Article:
Purdue Profiles: Marcus Rogers
February 4, 2014
Marcus Rogers, professor of computer information technology, associate department head and faculty lead for Purdue's cyber forensics graduate program. (Purdue University photo/Steven Yang)
If it involves combating digital crime -- whether it's analyzing major cases, assisting local, state and federal investigations, or training current and future cyber forensics professionals -- it's a good bet Marcus Rogers is involved.
Rogers is professor of computer and information technology, associate department head, faculty lead for Purdue's cyber forensics graduate program and a University Faculty Scholar. In addition to being a deputized investigator for the Tippecanoe County Sheriff's Department, Rogers is a go-to media expert on cyber forensics and an award-winning researcher.
What are some details about Purdue's cyber forensics graduate program?
I helped build the program when I joined Purdue's faculty in 2004, after I spent a year conducting cyber forensics research at Purdue's Center for Education and Research in Information Assurance and Security (CERIAS). Right now, the program has 43 graduate students and one other faculty member. Each semester, we also have one or two visiting faculty members from across the world, including China, South Korea, Germany, Turkey and India.
All of our graduate classes take place in our Cyber Forensics Laboratory, which is equipped with the tools needed to gather digital evidence that would stand up in a court of law. We train our students to always meet that standard when gathering evidence because many of them will go on to careers as investigators for law-enforcement and intelligence agencies.
Once our students have enough training, they provide operational assistance for local law enforcement. Our students assist with almost every kind of case, because almost every case involves some kind of digital evidence. For example, drugs cases almost always involve cellphones. Money laundering usually involves a digital footprint, and so on.
The only cases our students don't handle are ones that involve offenses against children, because federal law dictates that only sworn officers can work on those cases. That's why I'm a sworn officer for Tippecanoe County -- because I assist them with those kinds of cases.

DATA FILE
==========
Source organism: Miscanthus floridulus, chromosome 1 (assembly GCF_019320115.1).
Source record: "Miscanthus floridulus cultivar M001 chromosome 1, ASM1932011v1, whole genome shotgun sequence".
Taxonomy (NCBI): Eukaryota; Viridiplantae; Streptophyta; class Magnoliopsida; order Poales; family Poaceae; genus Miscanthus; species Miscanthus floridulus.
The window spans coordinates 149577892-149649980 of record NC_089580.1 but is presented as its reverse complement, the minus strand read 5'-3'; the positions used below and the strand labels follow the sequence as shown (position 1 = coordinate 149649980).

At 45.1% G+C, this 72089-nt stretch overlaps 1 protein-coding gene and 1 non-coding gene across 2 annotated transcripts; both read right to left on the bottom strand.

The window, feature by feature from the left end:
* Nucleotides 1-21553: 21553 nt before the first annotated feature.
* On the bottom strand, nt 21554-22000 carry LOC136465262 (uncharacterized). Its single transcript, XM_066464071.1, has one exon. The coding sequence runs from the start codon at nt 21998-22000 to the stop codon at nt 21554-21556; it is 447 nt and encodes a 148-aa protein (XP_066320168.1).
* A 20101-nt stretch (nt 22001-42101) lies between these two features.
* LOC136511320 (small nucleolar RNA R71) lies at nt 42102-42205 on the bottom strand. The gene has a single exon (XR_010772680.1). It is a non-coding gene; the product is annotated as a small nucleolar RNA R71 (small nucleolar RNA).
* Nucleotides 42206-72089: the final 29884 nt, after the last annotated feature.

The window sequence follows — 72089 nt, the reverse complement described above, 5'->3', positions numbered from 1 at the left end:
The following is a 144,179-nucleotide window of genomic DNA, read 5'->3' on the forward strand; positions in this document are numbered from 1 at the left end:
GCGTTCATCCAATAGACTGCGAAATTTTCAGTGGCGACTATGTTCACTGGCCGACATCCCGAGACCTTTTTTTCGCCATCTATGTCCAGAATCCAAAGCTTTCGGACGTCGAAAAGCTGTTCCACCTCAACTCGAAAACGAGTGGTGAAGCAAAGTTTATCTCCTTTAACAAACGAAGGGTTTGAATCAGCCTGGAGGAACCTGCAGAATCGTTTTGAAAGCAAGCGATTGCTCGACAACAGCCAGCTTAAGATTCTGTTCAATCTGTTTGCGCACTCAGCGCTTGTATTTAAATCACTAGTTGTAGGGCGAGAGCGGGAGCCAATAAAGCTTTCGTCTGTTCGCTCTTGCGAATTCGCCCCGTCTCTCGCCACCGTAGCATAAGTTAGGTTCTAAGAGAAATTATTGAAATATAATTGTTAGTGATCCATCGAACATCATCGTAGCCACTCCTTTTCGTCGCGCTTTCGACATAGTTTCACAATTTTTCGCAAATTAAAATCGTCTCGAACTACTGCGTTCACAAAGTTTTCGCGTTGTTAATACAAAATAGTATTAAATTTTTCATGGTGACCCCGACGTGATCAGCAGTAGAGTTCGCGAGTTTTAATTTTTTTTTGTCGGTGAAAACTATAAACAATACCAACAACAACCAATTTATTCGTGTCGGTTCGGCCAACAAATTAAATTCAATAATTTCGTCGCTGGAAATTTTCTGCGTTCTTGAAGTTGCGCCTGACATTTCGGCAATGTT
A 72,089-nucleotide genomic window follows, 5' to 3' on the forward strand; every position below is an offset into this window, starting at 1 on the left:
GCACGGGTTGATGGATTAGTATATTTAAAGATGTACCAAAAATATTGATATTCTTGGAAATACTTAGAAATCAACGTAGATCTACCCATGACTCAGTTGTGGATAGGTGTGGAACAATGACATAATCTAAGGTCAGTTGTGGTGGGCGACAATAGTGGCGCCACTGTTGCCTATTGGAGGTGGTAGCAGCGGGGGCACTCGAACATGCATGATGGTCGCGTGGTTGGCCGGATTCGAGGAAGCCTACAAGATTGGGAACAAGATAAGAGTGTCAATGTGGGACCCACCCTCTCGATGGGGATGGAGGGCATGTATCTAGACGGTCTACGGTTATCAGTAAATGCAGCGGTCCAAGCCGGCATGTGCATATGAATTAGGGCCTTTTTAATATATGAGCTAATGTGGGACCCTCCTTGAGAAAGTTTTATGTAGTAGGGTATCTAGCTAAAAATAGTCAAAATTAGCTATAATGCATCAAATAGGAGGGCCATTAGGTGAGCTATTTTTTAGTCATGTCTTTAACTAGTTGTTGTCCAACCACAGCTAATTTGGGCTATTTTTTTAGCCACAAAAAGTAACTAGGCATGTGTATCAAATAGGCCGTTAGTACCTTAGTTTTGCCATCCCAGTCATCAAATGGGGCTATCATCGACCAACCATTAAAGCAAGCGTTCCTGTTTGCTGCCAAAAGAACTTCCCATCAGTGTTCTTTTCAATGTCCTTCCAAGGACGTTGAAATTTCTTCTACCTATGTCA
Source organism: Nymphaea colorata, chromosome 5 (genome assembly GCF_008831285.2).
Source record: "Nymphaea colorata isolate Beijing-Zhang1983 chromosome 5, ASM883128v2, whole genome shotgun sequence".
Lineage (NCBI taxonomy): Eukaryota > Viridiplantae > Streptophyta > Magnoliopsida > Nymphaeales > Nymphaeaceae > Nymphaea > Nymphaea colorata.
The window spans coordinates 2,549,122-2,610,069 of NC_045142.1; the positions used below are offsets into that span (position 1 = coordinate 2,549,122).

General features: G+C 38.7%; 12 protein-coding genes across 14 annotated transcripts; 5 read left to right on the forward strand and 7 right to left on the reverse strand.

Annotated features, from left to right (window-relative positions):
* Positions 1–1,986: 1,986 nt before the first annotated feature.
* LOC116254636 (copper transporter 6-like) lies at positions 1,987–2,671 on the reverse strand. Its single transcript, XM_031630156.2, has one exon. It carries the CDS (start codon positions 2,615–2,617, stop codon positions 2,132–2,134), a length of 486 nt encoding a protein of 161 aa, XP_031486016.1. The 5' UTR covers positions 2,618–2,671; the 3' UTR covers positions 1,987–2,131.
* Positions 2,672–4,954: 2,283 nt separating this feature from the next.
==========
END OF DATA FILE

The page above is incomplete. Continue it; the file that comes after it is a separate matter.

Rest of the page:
Do the program's students participate in internships?
Yes, our students all complete an internship that's worth three credit hours.
In fact, while their coursework involves learning about and assisting with criminal as well as civil cases, we try to match students with internships that align with their interests. Some students might intern for corporations or law firms that handle civil cases, if they want to pursue that kind of work after graduating. Others might intern with public agencies that handle criminal cases.
Our alumni have gone on to some very illustrious careers. About half work in academia as faculty members or administrators, and about half work for national labs or law enforcement and intelligence agencies. Our program doesn't just train students -- we also train current industry professionals, including investigators at all levels.
Our program has a top-notch reputation -- for every student we admit, we have 10 applicants vying for that spot. A lot of students domestically and internationally apply because we've been involved in the academics of cyber forensics for longer than just about anyone else. We also have a 100 percent graduate placement rate. In fact, most of our students receive job offers before they've finished their first year.
What kind of research do you conduct outside of your teaching duties?
I focus a lot on predictive modeling, which tries to pinpoint things such as future terrorism targets. For example, one of my projects involved putting together profiles of criminals based on several years of their Web browsing history.
In 2013, that project won the Outstanding Research Award in the American Academy of Forensic Sciences' Digital and Multimedia Sciences section. In 2014, another of my projects won that organization's Case Study Award. That project discovered a piece of malware that can commit a crime -- such as hijacking bank accounts -- while a person is using his or her computer. Once the malware has committed the crime, it can then erase itself without the person ever knowing the computer was infected.
How did you become interested in cyber forensics?
For me, cyber forensics was the perfect marriage of technology and law enforcement. My background is as a forensic psychologist, but I was also building computers at home when I was a kid in Canada. I've always been fascinated with how and why people use technology to commit crimes. Now, I get to use my knowledge and skills to work on cases and to train the next generation of cyber forensics professionals. For me, it's a great situation.Writer: Amanda Hamon, 49-61325, firstname.lastname@example.org